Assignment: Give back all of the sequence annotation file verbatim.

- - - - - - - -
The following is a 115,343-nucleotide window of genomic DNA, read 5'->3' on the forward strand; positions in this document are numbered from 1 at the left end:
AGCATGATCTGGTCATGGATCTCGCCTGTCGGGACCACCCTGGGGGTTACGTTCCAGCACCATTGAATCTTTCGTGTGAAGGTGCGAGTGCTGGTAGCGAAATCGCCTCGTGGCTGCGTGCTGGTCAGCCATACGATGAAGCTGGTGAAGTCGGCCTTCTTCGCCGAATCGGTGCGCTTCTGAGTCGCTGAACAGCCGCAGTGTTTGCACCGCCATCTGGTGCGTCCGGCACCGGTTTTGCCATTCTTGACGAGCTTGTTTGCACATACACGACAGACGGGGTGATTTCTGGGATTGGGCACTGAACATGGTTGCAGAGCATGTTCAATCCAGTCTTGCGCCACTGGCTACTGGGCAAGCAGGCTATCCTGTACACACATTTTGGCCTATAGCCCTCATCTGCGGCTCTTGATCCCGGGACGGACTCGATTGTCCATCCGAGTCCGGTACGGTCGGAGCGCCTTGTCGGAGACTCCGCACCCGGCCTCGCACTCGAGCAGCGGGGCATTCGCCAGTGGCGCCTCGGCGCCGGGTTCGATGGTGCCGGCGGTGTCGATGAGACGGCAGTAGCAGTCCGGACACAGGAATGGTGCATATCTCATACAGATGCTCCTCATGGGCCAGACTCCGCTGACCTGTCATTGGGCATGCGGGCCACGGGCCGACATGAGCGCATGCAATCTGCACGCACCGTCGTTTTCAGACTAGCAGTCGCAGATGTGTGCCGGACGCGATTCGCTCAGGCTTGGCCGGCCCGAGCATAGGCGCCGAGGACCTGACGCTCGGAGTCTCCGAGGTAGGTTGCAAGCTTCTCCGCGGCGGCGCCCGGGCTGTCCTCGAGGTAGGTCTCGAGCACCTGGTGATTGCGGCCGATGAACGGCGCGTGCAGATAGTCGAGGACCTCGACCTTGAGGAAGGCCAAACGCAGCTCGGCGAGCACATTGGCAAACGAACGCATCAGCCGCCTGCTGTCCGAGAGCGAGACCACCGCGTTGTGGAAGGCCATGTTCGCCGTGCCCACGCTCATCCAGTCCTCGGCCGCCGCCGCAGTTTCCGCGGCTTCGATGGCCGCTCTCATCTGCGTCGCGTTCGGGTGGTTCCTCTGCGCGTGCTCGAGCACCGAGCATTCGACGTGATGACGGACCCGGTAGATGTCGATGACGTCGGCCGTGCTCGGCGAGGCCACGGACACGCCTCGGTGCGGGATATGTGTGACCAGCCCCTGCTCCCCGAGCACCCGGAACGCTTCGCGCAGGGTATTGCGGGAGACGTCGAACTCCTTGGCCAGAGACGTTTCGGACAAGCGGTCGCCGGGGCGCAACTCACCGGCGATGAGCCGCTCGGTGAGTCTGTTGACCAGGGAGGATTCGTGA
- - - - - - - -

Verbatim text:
The following is a 115,343-nucleotide window of genomic DNA, read 5'->3' on the forward strand; positions in this document are numbered from 1 at the left end:
AGCATGATCTGGTCATGGATCTCGCCTGTCGGGACCACCCTGGGGGTTACGTTCCAGCACCATTGAATCTTTCGTGTGAAGGTGCGAGTGCTGGTAGCGAAATCGCCTCGTGGCTGCGTGCTGGTCAGCCATACGATGAAGCTGGTGAAGTCGGCCTTCTTCGCCGAATCGGTGCGCTTCTGAGTCGCTGAACAGCCGCAGTGTTTGCACCGCCATCTGGTGCGTCCGGCACCGGTTTTGCCATTCTTGACGAGCTTGTTTGCACATACACGACAGACGGGGTGATTTCTGGGATTGGGCACTGAACATGGTTGCAGAGCATGTTCAATCCAGTCTTGCGCCACTGGCTACTGGGCAAGCAGGCTATCCTGTACACACATTTTGGCCTATAGCCCTCATCTGCGGCTCTTGATCCCGGGACGGACTCGATTGTCCATCCGAGTCCGGTACGGTCGGAGCGCCTTGTCGGAGACTCCGCACCCGGCCTCGCACTCGAGCAGCGGGGCATTCGCCAGTGGCGCCTCGGCGCCGGGTTCGATGGTGCCGGCGGTGTCGATGAGACGGCAGTAGCAGTCCGGACACAGGAATGGTGCATATCTCATACAGATGCTCCTCATGGGCCAGACTCCGCTGACCTGTCATTGGGCATGCGGGCCACGGGCCGACATGAGCGCATGCAATCTGCACGCACCGTCGTTTTCAGACTAGCAGTCGCAGATGTGTGCCGGACGCGATTCGCTCAGGCTTGGCCGGCCCGAGCATAGGCGCCGAGGACCTGACGCTCGGAGTCTCCGAGGTAGGTTGCAAGCTTCTCCGCGGCGGCGCCCGGGCTGTCCTCGAGGTAGGTCTCGAGCACCTGGTGATTGCGGCCGATGAACGGCGCGTGCAGATAGTCGAGGACCTCGACCTTGAGGAAGGCCAAACGCAGCTCGGCGAGCACATTGGCAAACGAACGCATCAGCCGCCTGCTGTCCGAGAGCGAGACCACCGCGTTGTGGAAGGCCATGTTCGCCGTGCCCACGCTCATCCAGTCCTCGGCCGCCGCCGCAGTTTCCGCGGCTTCGATGGCCGCTCTCATCTGCGTCGCGTTCGGGTGGTTCCTCTGCGCGTGCTCGAGCACCGAGCATTCGACGTGATGACGGACCCGGTAGATGTCGATGACGTCGGCCGTGCTCGGCGAGGCCACGGACACGCCTCGGTGCGGGATATGTGTGACCAGCCCCTGCTCCCCGAGCACCCGGAACGCTTCGCGCAGGGTATTGCGGGAGACGTCGAACTCCTTGGCCAGAGACGTTTCGGACAAGCGGTCGCCGGGGCGCAACTCACCGGCGATGAGCCGCTCGGTGAGTCTGTTGACCAGGGAGGATTCGTGA